……impromptu ukulele lessons from one of the other attendees…..


….and lots of great food and drink!


The amount of social interaction was both rewarding and at times overwhelming. In modern society we have really lost the close connections with our community that for millennia were not just the norm but necessary for survival. These moments where what really made the experience. Well, that and the occasional miracle….

YES, that is a wild bird. It just hung out for about 15 minutes. Where else does something like that happen except an ecovillage or Disney movie? It was crazy and the kids loved it.

As you can see, we had a great time and learned so much. If you get the opportunity to attend their visitor program or even just visit Dancing Rabbit I highly recommend it. They are doing great work and passionately want to share it with everyone they can.

Have you visited an ecovillage or other intentional community? Comment below and let us know.

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Death of the Internal Combustion Engine

Less than a month after Tesla became the United State’s most valuable automakerFinancial Post is reporting on a newly published study by Stanford University economist Tony Seba that is sending shock waves through the automotive and oil industries. After careful analysis of current market and economic trends along with technology investments and advancements, Seba’s forecast titled Rethinking Transportation 2020-2030 suggests that by the late-2020s the internal combustion engine will be all but extinct on the dealer showroom.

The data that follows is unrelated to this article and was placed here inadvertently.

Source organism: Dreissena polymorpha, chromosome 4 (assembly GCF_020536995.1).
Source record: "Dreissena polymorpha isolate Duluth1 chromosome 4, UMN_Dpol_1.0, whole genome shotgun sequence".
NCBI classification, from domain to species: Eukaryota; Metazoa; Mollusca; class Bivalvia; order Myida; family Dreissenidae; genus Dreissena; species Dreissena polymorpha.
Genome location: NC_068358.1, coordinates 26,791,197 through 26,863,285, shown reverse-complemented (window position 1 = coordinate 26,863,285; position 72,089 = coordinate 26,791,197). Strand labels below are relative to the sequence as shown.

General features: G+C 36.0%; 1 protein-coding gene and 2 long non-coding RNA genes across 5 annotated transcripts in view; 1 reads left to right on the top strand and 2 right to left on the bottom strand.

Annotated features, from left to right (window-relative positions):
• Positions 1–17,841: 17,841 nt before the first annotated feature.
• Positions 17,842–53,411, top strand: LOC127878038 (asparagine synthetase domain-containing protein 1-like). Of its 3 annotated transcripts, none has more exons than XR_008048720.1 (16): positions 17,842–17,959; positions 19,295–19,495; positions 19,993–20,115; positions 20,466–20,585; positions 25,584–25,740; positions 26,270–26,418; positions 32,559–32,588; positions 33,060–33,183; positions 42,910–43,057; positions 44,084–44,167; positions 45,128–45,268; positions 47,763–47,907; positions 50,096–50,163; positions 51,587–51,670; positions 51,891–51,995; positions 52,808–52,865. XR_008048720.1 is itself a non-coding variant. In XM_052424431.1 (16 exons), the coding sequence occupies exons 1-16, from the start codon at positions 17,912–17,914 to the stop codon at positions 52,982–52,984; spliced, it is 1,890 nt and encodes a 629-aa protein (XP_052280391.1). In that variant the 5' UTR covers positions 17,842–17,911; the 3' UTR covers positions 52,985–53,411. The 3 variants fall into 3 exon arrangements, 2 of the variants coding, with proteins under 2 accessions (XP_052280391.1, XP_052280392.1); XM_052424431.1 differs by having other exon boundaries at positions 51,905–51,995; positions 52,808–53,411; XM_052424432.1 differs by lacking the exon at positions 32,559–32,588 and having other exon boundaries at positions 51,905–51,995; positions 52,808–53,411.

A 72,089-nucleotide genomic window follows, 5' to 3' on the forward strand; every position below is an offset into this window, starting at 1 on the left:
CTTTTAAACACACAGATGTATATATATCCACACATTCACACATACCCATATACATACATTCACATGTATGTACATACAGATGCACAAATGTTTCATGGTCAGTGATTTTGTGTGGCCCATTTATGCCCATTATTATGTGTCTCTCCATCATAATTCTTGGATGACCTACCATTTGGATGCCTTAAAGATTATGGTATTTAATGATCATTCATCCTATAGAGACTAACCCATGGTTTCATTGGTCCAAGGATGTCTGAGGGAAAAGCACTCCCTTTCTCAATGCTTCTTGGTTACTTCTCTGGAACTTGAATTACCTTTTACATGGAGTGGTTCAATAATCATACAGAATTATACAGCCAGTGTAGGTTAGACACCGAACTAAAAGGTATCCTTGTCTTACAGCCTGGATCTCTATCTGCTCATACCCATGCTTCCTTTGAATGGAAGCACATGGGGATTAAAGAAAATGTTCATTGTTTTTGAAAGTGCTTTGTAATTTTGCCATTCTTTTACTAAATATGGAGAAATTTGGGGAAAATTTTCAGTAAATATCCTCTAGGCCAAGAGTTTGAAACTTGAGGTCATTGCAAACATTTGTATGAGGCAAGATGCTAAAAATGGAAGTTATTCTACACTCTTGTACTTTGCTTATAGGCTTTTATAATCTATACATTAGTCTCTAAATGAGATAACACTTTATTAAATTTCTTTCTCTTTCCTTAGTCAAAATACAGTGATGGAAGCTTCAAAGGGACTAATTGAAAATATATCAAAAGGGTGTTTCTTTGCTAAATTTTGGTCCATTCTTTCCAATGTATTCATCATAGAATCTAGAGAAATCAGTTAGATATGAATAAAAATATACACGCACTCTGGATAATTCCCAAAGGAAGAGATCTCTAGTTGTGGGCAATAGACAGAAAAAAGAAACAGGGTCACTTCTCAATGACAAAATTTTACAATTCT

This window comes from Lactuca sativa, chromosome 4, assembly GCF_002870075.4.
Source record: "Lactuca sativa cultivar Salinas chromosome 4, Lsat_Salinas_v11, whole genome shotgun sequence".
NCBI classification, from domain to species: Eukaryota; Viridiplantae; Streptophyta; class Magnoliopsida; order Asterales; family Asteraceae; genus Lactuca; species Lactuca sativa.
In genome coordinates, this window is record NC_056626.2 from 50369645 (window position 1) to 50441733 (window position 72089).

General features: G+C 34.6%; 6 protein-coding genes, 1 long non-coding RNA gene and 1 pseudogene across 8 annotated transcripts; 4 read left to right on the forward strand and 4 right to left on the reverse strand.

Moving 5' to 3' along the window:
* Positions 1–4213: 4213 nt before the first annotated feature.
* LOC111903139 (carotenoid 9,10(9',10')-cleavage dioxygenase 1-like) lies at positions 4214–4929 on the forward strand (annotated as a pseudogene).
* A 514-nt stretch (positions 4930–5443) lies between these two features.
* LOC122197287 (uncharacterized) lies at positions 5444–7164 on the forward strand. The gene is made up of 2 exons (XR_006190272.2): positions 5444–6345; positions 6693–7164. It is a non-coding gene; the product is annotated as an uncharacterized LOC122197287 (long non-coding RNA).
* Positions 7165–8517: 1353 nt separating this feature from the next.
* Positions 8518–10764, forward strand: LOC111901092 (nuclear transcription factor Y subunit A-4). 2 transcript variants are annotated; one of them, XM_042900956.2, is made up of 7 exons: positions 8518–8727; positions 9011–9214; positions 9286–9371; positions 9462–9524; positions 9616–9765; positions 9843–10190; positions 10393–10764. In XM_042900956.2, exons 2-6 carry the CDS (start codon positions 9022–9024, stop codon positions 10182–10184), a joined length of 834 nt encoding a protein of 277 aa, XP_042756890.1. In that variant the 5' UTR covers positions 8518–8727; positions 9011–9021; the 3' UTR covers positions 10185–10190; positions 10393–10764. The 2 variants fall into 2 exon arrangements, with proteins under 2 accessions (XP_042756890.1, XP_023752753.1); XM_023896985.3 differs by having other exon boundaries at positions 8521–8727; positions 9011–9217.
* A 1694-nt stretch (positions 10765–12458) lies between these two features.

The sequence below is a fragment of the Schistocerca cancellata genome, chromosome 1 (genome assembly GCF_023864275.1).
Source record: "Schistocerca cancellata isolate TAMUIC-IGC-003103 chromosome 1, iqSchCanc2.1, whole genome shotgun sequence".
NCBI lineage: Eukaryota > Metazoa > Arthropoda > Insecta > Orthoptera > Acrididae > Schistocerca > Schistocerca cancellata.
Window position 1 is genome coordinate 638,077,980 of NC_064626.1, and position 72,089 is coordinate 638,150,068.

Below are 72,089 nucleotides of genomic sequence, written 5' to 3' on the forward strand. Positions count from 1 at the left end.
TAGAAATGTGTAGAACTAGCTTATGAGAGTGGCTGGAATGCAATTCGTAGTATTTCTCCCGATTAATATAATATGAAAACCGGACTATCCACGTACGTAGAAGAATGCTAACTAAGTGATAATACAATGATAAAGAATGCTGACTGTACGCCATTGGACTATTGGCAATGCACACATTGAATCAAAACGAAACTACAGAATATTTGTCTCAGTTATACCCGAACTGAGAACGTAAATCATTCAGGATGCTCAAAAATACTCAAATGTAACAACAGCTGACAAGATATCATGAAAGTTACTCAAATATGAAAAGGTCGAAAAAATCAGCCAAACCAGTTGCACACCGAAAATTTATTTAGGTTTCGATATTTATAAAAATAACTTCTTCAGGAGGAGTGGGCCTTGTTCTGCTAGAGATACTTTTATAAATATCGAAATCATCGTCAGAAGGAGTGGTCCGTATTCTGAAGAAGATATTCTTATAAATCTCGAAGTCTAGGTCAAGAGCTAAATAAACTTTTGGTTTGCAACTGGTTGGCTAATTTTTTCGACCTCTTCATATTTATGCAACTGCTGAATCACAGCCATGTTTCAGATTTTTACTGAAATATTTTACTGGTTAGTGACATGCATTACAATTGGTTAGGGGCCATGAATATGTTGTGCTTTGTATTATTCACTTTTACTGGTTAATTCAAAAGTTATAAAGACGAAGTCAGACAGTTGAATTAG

According to Seba, this revolution is being driven by technology and simple economics rather than government policies. Electric cars are currently the fastest growing segment in the global automotive industry. March 2017 saw a 134% increase in electric automobile sales over March 2016 and a 87% increase Q1 2017 versus Q1 2016. With this kind of growth, two things are occurring: 1) the economies of scale are making electric cars and their components cheaper to produce and 2) the automotive industry worldwide is pouring billions of dollars into battery and electric systems research and development.